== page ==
Introduced first by Assemblymember Richard Bloom, D–Santa Monica, the bill has provided a major rallying point for animal advocates, who cite the documentary "Blackfish" as the inspiration for the legislation.
In addition to Assemblymember Bloom, witnesses gave testimony at the hearing including Naomi Rose, a marine mammal expert with the Animal Welfare Institute, Deborah Giles, an orca expert at UC Davis and John Hargrove, a former orca trainer at SeaWorld. The Humane Society of the United States, the Animal Legal Defense Fund, Born Free USA and the Earth Island Institute were all in attendance to support the bill as well. During the bill's hearing, Assemblymember Bloom called SeaWorld's orca shows "glorified circus acts."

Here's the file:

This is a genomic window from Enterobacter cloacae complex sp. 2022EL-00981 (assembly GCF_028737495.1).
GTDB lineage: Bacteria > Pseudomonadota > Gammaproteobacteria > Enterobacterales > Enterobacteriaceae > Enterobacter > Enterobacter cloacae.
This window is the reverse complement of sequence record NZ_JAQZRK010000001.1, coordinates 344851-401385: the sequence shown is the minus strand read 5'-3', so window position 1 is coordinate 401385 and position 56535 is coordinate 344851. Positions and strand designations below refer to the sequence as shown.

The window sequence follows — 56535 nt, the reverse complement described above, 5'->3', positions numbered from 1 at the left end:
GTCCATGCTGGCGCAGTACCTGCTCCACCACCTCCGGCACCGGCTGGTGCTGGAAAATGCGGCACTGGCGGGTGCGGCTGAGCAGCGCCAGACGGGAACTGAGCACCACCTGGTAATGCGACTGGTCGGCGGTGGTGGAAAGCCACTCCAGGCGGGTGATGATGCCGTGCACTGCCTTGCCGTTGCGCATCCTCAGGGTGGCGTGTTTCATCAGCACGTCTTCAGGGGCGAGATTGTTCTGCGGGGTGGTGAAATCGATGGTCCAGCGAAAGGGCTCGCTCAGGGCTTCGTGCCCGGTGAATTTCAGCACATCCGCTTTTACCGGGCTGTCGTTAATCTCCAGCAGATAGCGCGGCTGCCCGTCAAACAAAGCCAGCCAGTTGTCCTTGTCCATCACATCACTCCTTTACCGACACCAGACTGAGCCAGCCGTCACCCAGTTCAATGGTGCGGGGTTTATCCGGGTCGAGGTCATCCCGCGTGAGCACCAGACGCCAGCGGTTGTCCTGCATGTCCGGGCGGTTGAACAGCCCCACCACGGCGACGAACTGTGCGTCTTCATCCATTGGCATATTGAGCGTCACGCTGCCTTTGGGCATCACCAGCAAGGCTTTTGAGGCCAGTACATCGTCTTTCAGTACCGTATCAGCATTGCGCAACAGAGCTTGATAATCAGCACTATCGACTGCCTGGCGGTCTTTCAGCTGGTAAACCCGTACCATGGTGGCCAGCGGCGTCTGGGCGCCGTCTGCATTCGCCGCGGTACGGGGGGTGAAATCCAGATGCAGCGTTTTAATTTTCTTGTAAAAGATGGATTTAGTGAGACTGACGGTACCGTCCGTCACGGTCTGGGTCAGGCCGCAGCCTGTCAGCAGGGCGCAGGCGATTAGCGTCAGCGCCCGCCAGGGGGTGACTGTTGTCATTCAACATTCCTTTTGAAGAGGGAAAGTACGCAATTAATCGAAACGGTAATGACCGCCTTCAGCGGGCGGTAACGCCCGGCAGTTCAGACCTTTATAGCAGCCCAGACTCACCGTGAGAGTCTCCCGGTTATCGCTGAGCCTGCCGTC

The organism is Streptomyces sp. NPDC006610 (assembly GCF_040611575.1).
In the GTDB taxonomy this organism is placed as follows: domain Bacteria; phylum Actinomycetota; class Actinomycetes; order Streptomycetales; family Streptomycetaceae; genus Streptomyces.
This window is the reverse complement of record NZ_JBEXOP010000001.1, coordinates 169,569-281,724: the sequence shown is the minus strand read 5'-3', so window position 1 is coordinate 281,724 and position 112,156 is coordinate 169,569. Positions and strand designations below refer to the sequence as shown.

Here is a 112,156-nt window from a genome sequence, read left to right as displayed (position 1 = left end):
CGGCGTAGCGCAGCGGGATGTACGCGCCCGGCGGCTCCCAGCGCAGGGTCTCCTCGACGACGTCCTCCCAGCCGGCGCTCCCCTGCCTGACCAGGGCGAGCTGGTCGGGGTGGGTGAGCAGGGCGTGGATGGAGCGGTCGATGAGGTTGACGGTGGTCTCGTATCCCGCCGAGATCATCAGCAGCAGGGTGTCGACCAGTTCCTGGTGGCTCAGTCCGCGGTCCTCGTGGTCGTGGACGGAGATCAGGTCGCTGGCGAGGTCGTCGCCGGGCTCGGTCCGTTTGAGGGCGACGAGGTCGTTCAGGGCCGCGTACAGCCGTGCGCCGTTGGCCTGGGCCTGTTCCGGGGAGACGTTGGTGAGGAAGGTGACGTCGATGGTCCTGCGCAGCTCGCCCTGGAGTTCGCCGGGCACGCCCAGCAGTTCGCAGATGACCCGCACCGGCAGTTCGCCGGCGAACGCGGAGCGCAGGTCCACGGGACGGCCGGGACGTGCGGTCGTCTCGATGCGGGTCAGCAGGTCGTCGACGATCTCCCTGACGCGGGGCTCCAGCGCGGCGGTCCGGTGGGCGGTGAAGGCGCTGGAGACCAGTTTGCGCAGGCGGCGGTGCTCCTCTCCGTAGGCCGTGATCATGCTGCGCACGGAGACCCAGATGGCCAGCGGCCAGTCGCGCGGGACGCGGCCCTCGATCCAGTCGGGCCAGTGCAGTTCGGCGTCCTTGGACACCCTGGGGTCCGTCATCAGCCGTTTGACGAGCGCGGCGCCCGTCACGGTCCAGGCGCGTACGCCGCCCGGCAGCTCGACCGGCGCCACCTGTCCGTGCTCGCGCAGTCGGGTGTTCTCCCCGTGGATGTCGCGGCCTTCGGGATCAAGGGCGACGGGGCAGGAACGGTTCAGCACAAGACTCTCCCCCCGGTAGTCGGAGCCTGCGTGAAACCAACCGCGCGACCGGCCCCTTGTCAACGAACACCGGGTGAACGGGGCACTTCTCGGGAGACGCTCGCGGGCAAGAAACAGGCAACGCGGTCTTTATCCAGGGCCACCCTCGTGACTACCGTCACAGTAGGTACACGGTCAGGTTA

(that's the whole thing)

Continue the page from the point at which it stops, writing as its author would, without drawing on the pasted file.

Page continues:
"California has long been a leader in animal welfare," Bloom said, noting that "a large and diverse group of scientists have proven that the negative consequences of keeping orcas in captivity" outweigh any benefits gained from keeping them.
Former SeaWorld employee John Hargrove echoed this, citing his 20 years as an orca trainer and witness to disturbing stereotypic and obsessive compulsive behavior among captive whales, as well as health problems faced by captive whales. "Make this the last generation of killer whales in captivity," Hargrove said.